Water Journal : Water Journal November 2012-1
demand management refereed paper technical features 90 NOVEMBER 2012 water Household survey The focus for the community survey was to determine the uptake of rainwater tanks, the reasons for their installation, and what other inducements would motivate households to purchase one in the future. A summary of rainwater tank ownership as obtained from the survey is presented in Table 5, along with the connection types. The average household size from the survey was determined as 3.11 persons, with 46 of the 100 households surveyed having only one or two residents, with a majority being retirees (Table 3). The survey found that 41% of households with town water supply reported they have a rainwater tank, of which 15% had the rainwater tank connected to both internal and external uses. This uptake is substantially higher than the 9.5% figure obtained from the council rebate records. The rebate scheme approval record is likely to underestimate total tank installations for two reasons. Firstly, under BASIX requirements in NSW (Sydney Water, 2009) rainwater tanks are mandatory for new homes/ major renovations and no rebate is available. Eight per cent of the households that were surveyed had installed rainwater tanks due to the BASIX requirements. Secondly, a further 8% of households reported they installed rainwater tanks of less than 2000L capacity and, hence, were not eligible for the subsidy (Table 2). This indicates an overall rainwater tank uptake of approximately 26%, which is still substantially less than the survey figure of 41% for the GLGA, suggesting that the sample size that was used (100 households) probably biased the results towards tank owners. Participants were asked when the rainwater tanks were installed. Almost 95% of the households had the rainwater tanks installed after 2003 when the Gosford City Council rainwater tank rebate program and the water restrictions began. This response appears to match with the data obtained from the rainwater tank approval records (Figure 4). Reasons for rainwater tank installation Participants with rainwater tanks were asked what their reasons were for the installation. Responses included: • For external non-potable usage including: – to top up a swimming pool – to water their garden – to wash their vehicles or boats – to clean or wash down hard surfaces, windows, pets or surfboards; • Drought and water shortage awareness; • Not having access to town water supply; • To meet mandatory BASIX requirements; or • To conserve potable water. Households with no rainwater tank Households that did not have rainwater tanks were asked why they had not installed a tank. The responses included: • Having access to bore water; • Major barrier being costs associated with uptake; • Space or location being an issue; • Not requiring additional water supply as they use minimal water; not using water outdoors; and/or have native or self-sufficient gardens that do not require watering; • The use of other methods to capture rainwater, such as diverting rainwater from the roof to the swimming pool through piping, and collecting rainwater in drums for outdoor use; or • Having plans for a renovation/rebuilding in the near future and will install as part of the project. Out of the 59 households without a rainwater tank (Table 5), 43 were considering installation in the future. Eight of the households were not considering installation, as they have access to bore water and reported that the supply is adequate for their external water uses. The participants without rainwater tanks were asked what would improve the likelihood of them installing a rainwater tank. Over 50% of respondents cited the high cost of purchasing and installing a rainwater tank as the main obstacle. Some suggested better rebates and subsidy schemes, or interest-free loans for installing rainwater tanks, would be helpful for them to consider installing a tank. In addition, one of the most common concerns was the availability of comprehensive information on: • Finding a suitable location for installing a rainwater tank; • Current rebate programs; • The economical feasibility of a rainwater tank uptake; and • The operation and maintenance of a rainwater tank. Rainwater Tank and Income Group Figure 5 presents the distribution of installed rainwater tanks by the income group of the household’s suburb. It shows a strong uptake for suburbs in the $1,400 to $1,699 group, with 56% Table 5. Rainwater tank ownership and connection type. Tank Installation Percent of Households Total No – Not Considering 16% 59% No – Are Considering 43% Yes – External Use Only 26% 41% Yes – External Use + Internal Connections 15% Total 100% 100% 80% 90% 100% ate 40% 50% 60% 70% 80% ertankuptakera 0% 10% 20% 30% $650 $799 $800$999 $1000$1199 $1200$1399 $1400$1699 $1700$1999 Rainwate $650-$799 $800-$999 $1,000-$1,199 $1,200-$1,399 $1,400-$1,699 $1,700-$1,999 Gross weekly family income group Figure 5. Rainwater tank uptake rate for different income groups.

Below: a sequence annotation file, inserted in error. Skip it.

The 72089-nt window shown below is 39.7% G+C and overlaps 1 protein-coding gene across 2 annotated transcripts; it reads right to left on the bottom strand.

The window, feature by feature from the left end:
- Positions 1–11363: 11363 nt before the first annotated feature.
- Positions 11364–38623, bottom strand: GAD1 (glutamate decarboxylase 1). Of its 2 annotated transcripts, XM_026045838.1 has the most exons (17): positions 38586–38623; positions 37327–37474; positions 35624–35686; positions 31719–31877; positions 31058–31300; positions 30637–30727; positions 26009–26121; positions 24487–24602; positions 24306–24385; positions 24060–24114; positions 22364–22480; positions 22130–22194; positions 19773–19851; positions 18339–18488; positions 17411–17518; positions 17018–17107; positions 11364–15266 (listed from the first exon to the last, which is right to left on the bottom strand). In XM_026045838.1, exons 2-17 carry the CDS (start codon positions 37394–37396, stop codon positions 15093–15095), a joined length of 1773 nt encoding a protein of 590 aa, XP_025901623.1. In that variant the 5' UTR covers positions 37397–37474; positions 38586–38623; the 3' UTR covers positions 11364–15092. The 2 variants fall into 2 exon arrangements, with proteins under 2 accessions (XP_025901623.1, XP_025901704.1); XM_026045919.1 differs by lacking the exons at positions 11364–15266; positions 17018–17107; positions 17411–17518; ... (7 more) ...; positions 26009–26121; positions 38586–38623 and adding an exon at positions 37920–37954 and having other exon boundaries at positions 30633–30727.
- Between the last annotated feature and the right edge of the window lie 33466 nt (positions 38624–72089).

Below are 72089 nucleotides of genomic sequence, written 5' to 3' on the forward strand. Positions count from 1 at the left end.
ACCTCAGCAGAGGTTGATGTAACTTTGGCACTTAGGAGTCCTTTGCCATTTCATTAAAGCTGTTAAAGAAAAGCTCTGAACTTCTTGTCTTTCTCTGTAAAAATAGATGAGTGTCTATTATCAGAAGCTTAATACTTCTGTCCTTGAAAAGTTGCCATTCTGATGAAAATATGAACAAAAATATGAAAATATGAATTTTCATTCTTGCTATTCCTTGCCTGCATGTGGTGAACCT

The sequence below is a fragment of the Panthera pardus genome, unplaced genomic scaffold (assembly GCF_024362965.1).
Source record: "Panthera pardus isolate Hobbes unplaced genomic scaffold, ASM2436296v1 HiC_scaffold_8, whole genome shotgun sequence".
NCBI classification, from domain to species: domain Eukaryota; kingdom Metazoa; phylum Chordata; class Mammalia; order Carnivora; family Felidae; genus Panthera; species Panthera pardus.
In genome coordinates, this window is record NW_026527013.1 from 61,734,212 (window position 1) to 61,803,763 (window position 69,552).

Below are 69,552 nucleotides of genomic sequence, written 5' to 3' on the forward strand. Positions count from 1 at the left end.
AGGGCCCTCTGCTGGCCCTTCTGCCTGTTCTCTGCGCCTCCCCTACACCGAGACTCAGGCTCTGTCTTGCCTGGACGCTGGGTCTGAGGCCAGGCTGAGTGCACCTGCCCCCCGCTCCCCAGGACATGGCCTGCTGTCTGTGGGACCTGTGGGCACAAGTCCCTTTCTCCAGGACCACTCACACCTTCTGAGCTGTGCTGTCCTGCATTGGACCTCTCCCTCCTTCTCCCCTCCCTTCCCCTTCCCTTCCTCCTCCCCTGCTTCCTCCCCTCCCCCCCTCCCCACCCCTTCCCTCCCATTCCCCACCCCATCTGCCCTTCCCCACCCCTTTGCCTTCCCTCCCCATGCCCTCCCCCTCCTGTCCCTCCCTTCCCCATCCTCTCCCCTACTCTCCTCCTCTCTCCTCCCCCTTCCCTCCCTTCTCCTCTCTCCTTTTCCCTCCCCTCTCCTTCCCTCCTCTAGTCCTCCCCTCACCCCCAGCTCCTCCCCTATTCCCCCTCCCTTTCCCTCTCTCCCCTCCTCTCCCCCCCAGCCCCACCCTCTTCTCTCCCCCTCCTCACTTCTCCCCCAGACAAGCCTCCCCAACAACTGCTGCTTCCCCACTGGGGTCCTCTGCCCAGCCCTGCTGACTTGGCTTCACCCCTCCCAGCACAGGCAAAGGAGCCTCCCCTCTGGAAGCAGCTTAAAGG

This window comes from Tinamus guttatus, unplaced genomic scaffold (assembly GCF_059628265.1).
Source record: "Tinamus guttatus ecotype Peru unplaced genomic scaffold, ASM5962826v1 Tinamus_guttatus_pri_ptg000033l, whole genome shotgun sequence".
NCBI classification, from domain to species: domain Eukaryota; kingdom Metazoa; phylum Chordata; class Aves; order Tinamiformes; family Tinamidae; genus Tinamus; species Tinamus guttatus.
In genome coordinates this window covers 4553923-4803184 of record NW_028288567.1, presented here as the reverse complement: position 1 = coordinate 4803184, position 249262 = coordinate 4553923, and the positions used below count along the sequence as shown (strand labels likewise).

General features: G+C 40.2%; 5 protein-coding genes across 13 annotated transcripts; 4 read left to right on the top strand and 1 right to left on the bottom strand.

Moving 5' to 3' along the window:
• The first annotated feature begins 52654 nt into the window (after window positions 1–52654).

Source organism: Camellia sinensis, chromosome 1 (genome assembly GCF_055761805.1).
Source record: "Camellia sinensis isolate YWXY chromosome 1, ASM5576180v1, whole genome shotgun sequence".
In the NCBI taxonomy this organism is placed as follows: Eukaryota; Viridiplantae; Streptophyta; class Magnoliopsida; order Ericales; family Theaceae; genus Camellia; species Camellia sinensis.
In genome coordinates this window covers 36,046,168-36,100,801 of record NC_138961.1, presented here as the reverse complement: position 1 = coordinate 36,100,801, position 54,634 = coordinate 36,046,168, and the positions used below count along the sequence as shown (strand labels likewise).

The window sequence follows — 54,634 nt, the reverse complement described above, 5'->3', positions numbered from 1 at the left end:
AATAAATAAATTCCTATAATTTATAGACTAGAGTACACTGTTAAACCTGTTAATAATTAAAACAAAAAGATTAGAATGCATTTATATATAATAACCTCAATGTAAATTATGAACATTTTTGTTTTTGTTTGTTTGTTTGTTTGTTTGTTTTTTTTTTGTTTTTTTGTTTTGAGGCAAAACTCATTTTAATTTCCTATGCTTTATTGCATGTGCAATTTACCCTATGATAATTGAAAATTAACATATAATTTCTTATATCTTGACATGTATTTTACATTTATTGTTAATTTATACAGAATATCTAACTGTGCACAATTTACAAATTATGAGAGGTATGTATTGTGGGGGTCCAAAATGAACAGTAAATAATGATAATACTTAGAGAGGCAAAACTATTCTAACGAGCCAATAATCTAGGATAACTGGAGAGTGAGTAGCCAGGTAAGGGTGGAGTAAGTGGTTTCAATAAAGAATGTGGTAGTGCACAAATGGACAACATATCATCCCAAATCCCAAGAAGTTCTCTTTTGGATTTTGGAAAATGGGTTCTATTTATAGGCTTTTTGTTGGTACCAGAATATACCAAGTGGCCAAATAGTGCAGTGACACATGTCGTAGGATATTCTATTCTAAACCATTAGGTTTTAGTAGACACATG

Water Journal December 2012
Water Journal September 2012-1